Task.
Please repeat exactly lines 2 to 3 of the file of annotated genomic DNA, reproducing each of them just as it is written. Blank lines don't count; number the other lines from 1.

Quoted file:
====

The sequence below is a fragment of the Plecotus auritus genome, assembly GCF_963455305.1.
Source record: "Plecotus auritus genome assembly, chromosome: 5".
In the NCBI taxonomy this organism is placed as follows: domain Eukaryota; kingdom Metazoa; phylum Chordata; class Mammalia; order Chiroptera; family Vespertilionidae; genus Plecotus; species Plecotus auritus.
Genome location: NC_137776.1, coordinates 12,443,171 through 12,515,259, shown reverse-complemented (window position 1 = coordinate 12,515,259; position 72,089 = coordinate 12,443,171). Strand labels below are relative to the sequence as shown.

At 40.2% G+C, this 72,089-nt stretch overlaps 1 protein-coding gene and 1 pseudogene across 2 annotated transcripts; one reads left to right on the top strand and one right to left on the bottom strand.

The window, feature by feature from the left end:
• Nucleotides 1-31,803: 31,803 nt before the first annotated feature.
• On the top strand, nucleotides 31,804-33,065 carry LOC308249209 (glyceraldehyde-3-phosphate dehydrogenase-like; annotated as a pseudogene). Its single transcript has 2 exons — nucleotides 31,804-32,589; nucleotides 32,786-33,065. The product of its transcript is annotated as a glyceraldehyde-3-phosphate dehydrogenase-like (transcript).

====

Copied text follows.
Source record: "Plecotus auritus genome assembly, chromosome: 5".
In the NCBI taxonomy this organism is placed as follows: domain Eukaryota; kingdom Metazoa; phylum Chordata; class Mammalia; order Chiroptera; family Vespertilionidae; genus Plecotus; species Plecotus auritus.